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For a single particle trapped in a potential, one can discretize the Time Independent Schrodinger Equation and hence find the eigenvalues of the corresponding Hamiltonian by diagonalising numerically.

Is there any similar numerical way of doing this for an $N$-body interacting quantum system, i.e, to find the eigen-energies of the Hamiltonian tensor ($3N$ dimensional, if 3D system with $N$ particles)?

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In theory, you can compute the eigen-energies of any Hamiltonian by straightforward diagonalization as a Hamiltonian is simply a matrix in some Hilbert space. This is true for 1-body systems as well as for N-body interacting systems. However, depending on the assumptions you make, your N-body Hamiltonian will probably live in an exponentially large Hilbert space which will make the exact diagonalization almost impossible.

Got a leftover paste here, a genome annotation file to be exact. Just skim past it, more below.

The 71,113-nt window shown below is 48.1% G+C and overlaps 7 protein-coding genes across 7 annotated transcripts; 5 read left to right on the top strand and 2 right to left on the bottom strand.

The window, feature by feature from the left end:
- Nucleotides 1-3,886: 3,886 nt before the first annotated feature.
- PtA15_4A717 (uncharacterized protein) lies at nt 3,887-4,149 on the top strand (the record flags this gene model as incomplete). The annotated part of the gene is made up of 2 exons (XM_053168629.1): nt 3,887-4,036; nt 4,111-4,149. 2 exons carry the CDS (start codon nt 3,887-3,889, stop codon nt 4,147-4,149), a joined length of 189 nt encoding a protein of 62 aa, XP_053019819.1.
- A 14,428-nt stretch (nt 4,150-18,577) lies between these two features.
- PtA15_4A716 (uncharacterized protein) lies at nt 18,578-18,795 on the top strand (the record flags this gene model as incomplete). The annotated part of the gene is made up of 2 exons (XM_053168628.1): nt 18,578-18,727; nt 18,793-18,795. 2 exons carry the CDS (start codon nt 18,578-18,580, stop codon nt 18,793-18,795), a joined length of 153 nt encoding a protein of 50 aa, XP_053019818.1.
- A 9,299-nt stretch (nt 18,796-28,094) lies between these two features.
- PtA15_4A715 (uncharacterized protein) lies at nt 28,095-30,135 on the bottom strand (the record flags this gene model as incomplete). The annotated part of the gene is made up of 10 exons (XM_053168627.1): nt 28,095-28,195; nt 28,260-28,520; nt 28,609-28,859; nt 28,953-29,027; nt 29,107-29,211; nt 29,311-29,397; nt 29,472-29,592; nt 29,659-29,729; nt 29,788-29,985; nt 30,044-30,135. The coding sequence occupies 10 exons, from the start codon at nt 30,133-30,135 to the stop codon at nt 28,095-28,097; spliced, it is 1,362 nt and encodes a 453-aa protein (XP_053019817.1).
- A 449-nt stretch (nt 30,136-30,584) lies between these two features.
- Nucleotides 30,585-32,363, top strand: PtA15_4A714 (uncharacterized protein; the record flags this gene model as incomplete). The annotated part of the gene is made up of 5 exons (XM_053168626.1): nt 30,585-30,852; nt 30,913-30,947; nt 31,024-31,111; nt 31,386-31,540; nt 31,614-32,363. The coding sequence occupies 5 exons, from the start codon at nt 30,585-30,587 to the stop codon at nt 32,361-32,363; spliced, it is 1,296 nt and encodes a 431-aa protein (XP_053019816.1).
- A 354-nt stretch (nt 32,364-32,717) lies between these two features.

A simple approach would be to use the Gross-Pitaevskii Equation which is a mean-field Schrodinger-like equation that characterizes an N-body system with delta-like interactions between particles. This equation can be solved numerically for a much cheaper cost than the full N-body Schrodinger equation.

However, finding the energy of a quantum system is the core work of a lot of research in physics, so there are many approximate numerical methods to do so. For instance, you can look at Density Functional Theory (DFT), Quantum Monte Carlos (QMC) or Dynamical Mean-Field Theory (DMFT), which are all used in various contexts.

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